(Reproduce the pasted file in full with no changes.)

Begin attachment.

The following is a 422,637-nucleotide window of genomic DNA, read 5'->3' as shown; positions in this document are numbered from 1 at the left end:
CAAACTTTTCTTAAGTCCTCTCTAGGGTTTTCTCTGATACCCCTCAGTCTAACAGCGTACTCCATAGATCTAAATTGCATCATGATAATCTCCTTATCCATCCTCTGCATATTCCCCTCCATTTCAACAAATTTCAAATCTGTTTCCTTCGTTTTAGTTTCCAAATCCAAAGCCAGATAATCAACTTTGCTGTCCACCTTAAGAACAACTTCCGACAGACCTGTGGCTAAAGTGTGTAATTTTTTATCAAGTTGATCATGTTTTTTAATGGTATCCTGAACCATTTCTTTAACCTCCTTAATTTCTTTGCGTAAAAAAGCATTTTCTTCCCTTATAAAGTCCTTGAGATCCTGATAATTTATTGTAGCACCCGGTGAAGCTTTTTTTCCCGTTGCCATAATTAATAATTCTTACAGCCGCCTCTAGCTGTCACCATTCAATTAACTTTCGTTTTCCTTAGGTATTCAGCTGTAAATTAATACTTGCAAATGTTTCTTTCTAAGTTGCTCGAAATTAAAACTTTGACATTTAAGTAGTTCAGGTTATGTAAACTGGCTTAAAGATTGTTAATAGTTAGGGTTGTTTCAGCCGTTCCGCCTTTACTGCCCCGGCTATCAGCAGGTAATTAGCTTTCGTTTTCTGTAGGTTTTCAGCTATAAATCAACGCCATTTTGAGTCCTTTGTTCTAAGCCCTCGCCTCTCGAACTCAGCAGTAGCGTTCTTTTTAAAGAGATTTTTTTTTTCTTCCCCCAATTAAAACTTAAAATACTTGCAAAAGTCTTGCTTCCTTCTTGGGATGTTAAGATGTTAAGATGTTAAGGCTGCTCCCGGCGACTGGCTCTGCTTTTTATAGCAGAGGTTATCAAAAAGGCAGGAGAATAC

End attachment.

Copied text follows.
The following is a 422,637-nucleotide window of genomic DNA, read 5'->3' as shown; positions in this document are numbered from 1 at the left end:
CAAACTTTTCTTAAGTCCTCTCTAGGGTTTTCTCTGATACCCCTCAGTCTAACAGCGTACTCCATAGATCTAAATTGCATCATGATAATCTCCTTATCCATCCTCTGCATATTCCCCTCCATTTCAACAAATTTCAAATCTGTTTCCTTCGTTTTAGTTTCCAAATCCAAAGCCAGATAATCAACTTTGCTGTCCACCTTAAGAACAACTTCCGACAGACCTGTGGCTAAAGTGTGTAATTTTTTATCAAGTTGATCATGTTTTTTAATGGTATCCTGAACCATTTCTTTAACCTCCTTAATTTCTTTGCGTAAAAAAGCATTTTCTTCCCTTATAAAGTCCTTGAGATCCTGATAATTTATTGTAGCACCCGGTGAAGCTTTTTTTCCCGTTGCCATAATTAATAATTCTTACAGCCGCCTCTAGCTGTCACCATTCAATTAACTTTCGTTTTCCTTAGGTATTCAGCTGTAAATTAATACTTGCAAATGTTTCTTTCTAAGTTGCTCGAAATTAAAACTTTGACATTTAAGTAGTTCAGGTTATGTAAACTGGCTTAAAGATTGTTAATAGTTAGGGTTGTTTCAGCCGTTCCGCCTTTACTGCCCCGGCTATCAGCAGGTAATTAGCTTTCGTTTTCTGTAGGTTTTCAGCTATAAATCAACGCCATTTTGAGTCCTTTGTTCTAAGCCCTCGCCTCTCGAACTCAGCAGTAGCGTTCTTTTTAAAGAGATTTTTTTTTTCTTCCCCCAATTAAAACTTAAAATACTTGCAAAAGTCTTGCTTCCTTCTTGGGATGTTAAGATGTTAAGATGTTAAGGCTGCTCCCGGCGACTGGCTCTGCTTTTTATAGCAGAGGTTATCAAAAAGGCAGGAGAATAC